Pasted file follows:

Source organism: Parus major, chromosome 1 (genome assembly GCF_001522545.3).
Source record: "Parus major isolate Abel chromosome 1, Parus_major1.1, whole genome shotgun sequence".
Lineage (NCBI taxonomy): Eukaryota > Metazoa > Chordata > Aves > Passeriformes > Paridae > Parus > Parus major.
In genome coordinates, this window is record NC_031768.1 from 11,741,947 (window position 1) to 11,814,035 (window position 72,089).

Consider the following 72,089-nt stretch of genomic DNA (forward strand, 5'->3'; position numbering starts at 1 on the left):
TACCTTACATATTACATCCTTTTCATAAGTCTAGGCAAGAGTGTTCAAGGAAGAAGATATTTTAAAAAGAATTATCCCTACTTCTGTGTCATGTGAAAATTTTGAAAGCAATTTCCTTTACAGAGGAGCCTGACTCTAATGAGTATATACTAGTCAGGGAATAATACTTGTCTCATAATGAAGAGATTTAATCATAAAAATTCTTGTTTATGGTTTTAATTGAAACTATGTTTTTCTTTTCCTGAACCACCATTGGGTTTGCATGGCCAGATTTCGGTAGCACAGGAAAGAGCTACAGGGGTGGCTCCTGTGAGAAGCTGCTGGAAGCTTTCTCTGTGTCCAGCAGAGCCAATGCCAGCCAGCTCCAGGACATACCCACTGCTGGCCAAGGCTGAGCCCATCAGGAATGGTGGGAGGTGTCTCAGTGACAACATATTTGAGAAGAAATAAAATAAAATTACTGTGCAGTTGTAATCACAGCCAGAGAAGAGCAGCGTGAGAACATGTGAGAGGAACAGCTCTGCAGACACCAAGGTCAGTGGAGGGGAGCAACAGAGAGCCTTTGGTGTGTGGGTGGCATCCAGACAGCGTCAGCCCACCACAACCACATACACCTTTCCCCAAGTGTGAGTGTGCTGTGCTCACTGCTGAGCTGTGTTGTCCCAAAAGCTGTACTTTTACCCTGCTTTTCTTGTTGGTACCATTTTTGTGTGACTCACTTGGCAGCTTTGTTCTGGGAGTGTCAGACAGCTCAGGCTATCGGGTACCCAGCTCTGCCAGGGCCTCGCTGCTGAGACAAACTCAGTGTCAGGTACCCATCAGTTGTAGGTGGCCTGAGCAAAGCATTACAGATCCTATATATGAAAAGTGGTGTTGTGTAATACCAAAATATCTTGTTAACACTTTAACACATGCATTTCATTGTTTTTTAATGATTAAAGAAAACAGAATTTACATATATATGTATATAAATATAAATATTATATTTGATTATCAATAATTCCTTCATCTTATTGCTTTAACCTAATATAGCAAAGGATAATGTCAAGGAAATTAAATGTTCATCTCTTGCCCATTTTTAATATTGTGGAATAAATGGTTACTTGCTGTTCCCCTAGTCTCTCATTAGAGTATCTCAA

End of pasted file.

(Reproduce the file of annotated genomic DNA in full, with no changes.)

Source organism: Parus major, chromosome 1 (genome assembly GCF_001522545.3).
Source record: "Parus major isolate Abel chromosome 1, Parus_major1.1, whole genome shotgun sequence".
Lineage (NCBI taxonomy): Eukaryota > Metazoa > Chordata > Aves > Passeriformes > Paridae > Parus > Parus major.
In genome coordinates, this window is record NC_031768.1 from 11,741,947 (window position 1) to 11,814,035 (window position 72,089).

Consider the following 72,089-nt stretch of genomic DNA (forward strand, 5'->3'; position numbering starts at 1 on the left):
TACCTTACATATTACATCCTTTTCATAAGTCTAGGCAAGAGTGTTCAAGGAAGAAGATATTTTAAAAAGAATTATCCCTACTTCTGTGTCATGTGAAAATTTTGAAAGCAATTTCCTTTACAGAGGAGCCTGACTCTAATGAGTATATACTAGTCAGGGAATAATACTTGTCTCATAATGAAGAGATTTAATCATAAAAATTCTTGTTTATGGTTTTAATTGAAACTATGTTTTTCTTTTCCTGAACCACCATTGGGTTTGCATGGCCAGATTTCGGTAGCACAGGAAAGAGCTACAGGGGTGGCTCCTGTGAGAAGCTGCTGGAAGCTTTCTCTGTGTCCAGCAGAGCCAATGCCAGCCAGCTCCAGGACATACCCACTGCTGGCCAAGGCTGAGCCCATCAGGAATGGTGGGAGGTGTCTCAGTGACAACATATTTGAGAAGAAATAAAATAAAATTACTGTGCAGTTGTAATCACAGCCAGAGAAGAGCAGCGTGAGAACATGTGAGAGGAACAGCTCTGCAGACACCAAGGTCAGTGGAGGGGAGCAACAGAGAGCCTTTGGTGTGTGGGTGGCATCCAGACAGCGTCAGCCCACCACAACCACATACACCTTTCCCCAAGTGTGAGTGTGCTGTGCTCACTGCTGAGCTGTGTTGTCCCAAAAGCTGTACTTTTACCCTGCTTTTCTTGTTGGTACCATTTTTGTGTGACTCACTTGGCAGCTTTGTTCTGGGAGTGTCAGACAGCTCAGGCTATCGGGTACCCAGCTCTGCCAGGGCCTCGCTGCTGAGACAAACTCAGTGTCAGGTACCCATCAGTTGTAGGTGGCCTGAGCAAAGCATTACAGATCCTATATATGAAAAGTGGTGTTGTGTAATACCAAAATATCTTGTTAACACTTTAACACATGCATTTCATTGTTTTTTAATGATTAAAGAAAACAGAATTTACATATATATGTATATAAATATAAATATTATATTTGATTATCAATAATTCCTTCATCTTATTGCTTTAACCTAATATAGCAAAGGATAATGTCAAGGAAATTAAATGTTCATCTCTTGCCCATTTTTAATATTGTGGAATAAATGGTTACTTGCTGTTCCCCTAGTCTCTCATTAGAGTATCTCAA